André Myburgh: So, in fashion, it was probably around 17-18. Then in buying, much later when I moved to Germany. I realized that buying was another option to still work in the industry but not in design. My gran used to be a buyer at one of the big department stores in South Africa, so I had a unique insight into the business of buying, but at that stage, you were looking to be creative. You were looking to become the new John Galliano. So, I worked in design for a couple of years in Africa, and when I got to Germany, I questioned if I really wanted to live in the countryside because that's what it took to work in design or product management. I realized I could live in the city and look at different aspects of the clothing industry, so that's how I went into buying.
It's like half the rent having your budgets done. What I always tell the buyers here is to never spend your budget at once. Save some of it because something will catch your eye during your (buying) trips, and you're not going to have any money left for that. It might be a little highlight that pops up, which is always great on the shop floor to excite customers and keep them entertained.
André: Yes, it did. If you have that background, it just gives you an idea about the quality, fitting, sizing, fabric, so it does help, but it's not necessary. You can still understand how a fabric or garment works without going through the whole rigmarole of a design school. It just helps you identify trends. From looking at a couture show this season, you'd know what exactly would be coming on the runway for the ready-to-wear the season later. It just gives you a bonus of knowing what might work if they have already shown that on the runway.
André: No, no, no. Some have come in from the side, and others have done something completely different and ended up in fashion. Many of the buyers, especially at the company here (Jelmoli), are into figures because figures generate their buy-ins. But you can't apply that in a fashion area. It would have to be in an area, like men's shirts or trousers or ladies' blouses. It's basically like an accountant working in the fashion industry.
André: Yes, exactly. Everybody follows it. It doesn't matter if it's an H&M, Zara, or it could also be like a Matthew Williamson or Marc Jacobs. They all have a look and see what's going on, and then they can kind of tone it down and make it more accessible for everybody.
André: It was pattern cutting. That was my first job, pattern cutting for a big company. It gave me a great idea as to how everything worked if you understand its pattern. Nowadays, you see many designers coming up, like Jason Wu and some of these new people, but because they've learned how to make the pattern on the computer, they don't understand how it fits the body. Their designs are very flat. And then you see those people who are really old-school, who do the draping. I mean, that slack gives you a much different silhouette to what you would do if you just did it on the computer.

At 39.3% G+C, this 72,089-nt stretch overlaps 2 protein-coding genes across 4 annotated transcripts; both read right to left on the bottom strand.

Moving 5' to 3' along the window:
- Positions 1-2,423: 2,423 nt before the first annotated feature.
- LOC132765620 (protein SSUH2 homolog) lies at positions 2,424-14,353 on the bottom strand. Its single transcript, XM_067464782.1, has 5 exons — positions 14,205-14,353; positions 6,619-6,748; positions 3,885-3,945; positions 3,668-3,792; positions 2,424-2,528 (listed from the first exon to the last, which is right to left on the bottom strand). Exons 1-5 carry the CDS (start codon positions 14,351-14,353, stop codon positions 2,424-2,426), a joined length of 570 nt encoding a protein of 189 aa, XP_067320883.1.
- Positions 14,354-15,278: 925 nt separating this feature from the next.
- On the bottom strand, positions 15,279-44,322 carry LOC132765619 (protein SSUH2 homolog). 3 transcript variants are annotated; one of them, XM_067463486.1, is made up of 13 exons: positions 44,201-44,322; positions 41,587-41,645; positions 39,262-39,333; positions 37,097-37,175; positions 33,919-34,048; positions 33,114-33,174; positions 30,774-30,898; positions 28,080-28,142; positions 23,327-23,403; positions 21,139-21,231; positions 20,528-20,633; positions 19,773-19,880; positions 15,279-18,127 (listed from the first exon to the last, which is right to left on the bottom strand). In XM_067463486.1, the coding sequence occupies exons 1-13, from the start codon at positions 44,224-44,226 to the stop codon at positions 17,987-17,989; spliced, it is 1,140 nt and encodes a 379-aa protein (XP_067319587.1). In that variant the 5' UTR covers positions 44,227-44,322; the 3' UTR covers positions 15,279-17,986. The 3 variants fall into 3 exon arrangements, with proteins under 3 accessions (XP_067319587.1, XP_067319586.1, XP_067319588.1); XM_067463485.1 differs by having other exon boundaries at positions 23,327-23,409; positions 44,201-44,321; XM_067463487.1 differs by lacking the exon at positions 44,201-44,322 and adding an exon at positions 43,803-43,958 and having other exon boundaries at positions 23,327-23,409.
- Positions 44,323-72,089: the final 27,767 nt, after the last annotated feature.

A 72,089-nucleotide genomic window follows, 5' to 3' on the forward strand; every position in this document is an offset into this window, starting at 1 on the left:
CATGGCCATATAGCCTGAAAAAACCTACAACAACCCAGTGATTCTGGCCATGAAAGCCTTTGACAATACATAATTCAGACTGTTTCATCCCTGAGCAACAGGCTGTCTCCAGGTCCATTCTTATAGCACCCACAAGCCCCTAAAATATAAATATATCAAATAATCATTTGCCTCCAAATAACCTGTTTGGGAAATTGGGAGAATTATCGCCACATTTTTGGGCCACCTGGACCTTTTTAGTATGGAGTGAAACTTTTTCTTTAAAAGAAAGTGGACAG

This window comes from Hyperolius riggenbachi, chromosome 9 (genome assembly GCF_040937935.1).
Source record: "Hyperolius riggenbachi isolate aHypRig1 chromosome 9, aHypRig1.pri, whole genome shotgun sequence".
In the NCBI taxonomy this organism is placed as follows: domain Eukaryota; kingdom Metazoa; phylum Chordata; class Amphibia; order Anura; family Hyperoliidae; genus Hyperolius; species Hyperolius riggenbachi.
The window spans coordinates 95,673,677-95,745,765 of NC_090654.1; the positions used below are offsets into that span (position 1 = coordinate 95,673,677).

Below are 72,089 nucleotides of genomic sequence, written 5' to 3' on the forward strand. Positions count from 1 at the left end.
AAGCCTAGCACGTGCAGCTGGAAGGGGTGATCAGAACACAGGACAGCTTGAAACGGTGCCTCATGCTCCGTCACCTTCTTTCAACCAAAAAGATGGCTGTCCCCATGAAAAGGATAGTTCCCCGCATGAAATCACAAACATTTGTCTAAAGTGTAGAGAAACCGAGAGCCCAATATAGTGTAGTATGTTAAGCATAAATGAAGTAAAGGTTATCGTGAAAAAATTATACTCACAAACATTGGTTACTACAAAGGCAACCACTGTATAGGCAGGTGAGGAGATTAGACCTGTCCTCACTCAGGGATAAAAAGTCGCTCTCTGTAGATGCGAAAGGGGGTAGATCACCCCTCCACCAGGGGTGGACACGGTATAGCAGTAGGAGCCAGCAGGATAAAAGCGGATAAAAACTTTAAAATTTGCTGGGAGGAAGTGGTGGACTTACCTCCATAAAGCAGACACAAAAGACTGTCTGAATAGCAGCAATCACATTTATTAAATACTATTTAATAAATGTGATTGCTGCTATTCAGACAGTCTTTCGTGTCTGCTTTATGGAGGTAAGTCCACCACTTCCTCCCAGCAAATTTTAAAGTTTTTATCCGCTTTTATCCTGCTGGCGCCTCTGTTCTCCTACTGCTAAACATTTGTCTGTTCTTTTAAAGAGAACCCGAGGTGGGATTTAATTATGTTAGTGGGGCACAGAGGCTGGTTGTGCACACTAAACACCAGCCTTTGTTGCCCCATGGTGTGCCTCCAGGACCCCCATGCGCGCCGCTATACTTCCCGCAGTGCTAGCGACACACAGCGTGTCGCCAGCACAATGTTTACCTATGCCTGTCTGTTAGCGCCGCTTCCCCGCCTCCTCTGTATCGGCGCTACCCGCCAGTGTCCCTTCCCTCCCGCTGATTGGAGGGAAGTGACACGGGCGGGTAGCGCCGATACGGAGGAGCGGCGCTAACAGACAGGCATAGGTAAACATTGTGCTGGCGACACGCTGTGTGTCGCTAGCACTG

André: We are losing that craftsmanship at the moment. We have noticed that in textiles, a lot of these old valued craftsmanships are dying away. Many countries like Italy, for instance, get sponsored by the EU to keep these generation-to-generation companies alive to keep them going. All these intricate fabrics you get from Venice or Florence are dying, and they are really investing in them to keep them alive. There is also Suzy Menkes and Li Edelkoort; these women are really behind the whole push for this old craftsmanship. So, it doesn't matter if it's hand-sewn handbags, fabrics, and shoes where you need to use your hands. The pandemic fueled this whole process because younger people are taking more interest in something of more value rather than going to H&M and buying something for $7.99.
André: It was different back then when I worked in South Africa. There were lots of European and American companies working and producing in South Africa. There was a lot to do, and it was great fashion. You worked with great people, and it's how I got to work in design. I did that until I left for Germany. It was quite a shocker after that because I realized most fashion companies did not work in cities because of their expenses, so they had to have their businesses in the countryside somewhere. Not exactly what I was looking for; coming to Germany to live in some little village. So, it happened just by chance. It's not what you know but who you know; networking. I got a part-time job, as I was still trying to learn German working at a Benetton store, like one or two days a week. I got to talk to the boss, and he said, “Oh my god, you are way too good to be selling. You should be working with us in the showroom.”
They also did the wholesale for Benetton and Sisley. I took over the Sisley line, which in the nineties was the big thing; every village had a Benetton or Sisley banner. Then I got into wholesale and saw how the buyers worked, and I thought it was pretty interesting. So, I applied for a job as a buyer. I think it was by luck because it was in this high-end luxury category, and I got the job. What helped me get the job at that stage was my background in fashion design. They knew I would understand how the garments worked and the consumer purchasing at the end.
Part of my job is to know when the new stock will come in and where to put it on the floor to have the full impact because you can't just put any brand next to another brand. You've got to make sure they work together and that there's harmony. Like in luxury, Armani looks very different from Agnona, so you've got to ensure the transition from one brand to the next, works.
André: It's like half the rent having your budgets done. What I always tell the buyers here is to never spend your budget at once. Save some of it because something will catch your eye during your (buying) trips, and you're not going to have any money left for that. It might be a little highlight that pops up, which is always great on the shop floor to excite customers and keep them entertained.